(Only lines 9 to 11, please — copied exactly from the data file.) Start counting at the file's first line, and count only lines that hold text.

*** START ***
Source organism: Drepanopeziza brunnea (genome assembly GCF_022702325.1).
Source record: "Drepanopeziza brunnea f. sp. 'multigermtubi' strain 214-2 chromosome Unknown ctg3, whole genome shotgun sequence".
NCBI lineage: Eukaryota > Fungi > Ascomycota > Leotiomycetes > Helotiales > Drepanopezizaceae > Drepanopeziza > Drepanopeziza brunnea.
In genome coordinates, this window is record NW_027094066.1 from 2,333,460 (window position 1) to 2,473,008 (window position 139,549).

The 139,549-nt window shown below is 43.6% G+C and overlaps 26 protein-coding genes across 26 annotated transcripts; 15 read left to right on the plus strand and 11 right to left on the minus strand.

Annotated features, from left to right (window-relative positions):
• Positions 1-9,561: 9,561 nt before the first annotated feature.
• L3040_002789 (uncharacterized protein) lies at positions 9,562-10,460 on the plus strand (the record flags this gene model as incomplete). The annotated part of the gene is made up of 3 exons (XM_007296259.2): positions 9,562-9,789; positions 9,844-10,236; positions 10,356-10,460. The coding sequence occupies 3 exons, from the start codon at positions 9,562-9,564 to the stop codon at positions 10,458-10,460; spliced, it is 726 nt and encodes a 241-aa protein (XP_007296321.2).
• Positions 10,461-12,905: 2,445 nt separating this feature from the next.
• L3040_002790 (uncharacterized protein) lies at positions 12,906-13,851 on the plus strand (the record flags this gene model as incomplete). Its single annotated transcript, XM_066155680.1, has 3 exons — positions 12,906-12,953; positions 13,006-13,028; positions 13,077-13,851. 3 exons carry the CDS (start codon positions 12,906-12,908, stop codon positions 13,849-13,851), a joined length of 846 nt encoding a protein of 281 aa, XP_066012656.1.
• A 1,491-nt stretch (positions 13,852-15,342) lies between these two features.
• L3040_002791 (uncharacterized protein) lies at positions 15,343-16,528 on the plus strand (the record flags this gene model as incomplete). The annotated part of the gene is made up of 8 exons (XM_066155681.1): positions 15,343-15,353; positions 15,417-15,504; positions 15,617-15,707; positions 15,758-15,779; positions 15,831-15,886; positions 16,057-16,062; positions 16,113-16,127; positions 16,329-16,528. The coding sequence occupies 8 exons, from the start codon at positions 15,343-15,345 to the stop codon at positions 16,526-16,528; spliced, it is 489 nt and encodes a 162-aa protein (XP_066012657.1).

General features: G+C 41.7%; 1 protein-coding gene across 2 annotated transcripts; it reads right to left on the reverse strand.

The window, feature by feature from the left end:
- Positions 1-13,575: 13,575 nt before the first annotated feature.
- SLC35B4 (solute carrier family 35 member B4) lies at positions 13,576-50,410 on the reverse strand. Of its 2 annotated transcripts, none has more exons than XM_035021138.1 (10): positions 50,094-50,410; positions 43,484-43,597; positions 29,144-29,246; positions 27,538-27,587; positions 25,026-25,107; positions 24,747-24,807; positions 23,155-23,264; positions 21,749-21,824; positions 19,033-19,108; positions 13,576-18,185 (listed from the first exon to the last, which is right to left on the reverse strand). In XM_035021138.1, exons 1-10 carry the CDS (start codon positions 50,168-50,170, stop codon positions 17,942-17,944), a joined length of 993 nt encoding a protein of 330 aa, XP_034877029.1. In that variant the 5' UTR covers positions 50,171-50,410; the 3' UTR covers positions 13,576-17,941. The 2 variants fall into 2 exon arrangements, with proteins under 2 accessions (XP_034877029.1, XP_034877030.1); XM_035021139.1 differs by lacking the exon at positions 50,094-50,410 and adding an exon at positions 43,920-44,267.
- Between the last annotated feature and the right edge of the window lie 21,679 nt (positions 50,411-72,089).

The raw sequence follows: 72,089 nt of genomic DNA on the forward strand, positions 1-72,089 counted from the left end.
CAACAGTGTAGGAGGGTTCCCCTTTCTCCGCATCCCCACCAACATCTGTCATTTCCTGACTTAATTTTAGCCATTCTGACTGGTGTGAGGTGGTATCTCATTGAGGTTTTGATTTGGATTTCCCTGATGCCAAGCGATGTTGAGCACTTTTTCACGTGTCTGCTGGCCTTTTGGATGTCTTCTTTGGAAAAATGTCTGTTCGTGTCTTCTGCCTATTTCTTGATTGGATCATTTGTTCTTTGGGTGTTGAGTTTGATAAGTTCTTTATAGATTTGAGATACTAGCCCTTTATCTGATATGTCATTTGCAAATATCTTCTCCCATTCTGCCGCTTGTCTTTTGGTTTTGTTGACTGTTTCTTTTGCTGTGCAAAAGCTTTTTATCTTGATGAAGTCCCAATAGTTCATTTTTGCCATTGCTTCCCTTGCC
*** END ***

• Positions 10,461-12,905: 2,445 nt separating this feature from the next.
• L3040_002790 (uncharacterized protein) lies at positions 12,906-13,851 on the plus strand (the record flags this gene model as incomplete). Its single annotated transcript, XM_066155680.1, has 3 exons — positions 12,906-12,953; positions 13,006-13,028; positions 13,077-13,851. 3 exons carry the CDS (start codon positions 12,906-12,908, stop codon positions 13,849-13,851), a joined length of 846 nt encoding a protein of 281 aa, XP_066012656.1.
• A 1,491-nt stretch (positions 13,852-15,342) lies between these two features.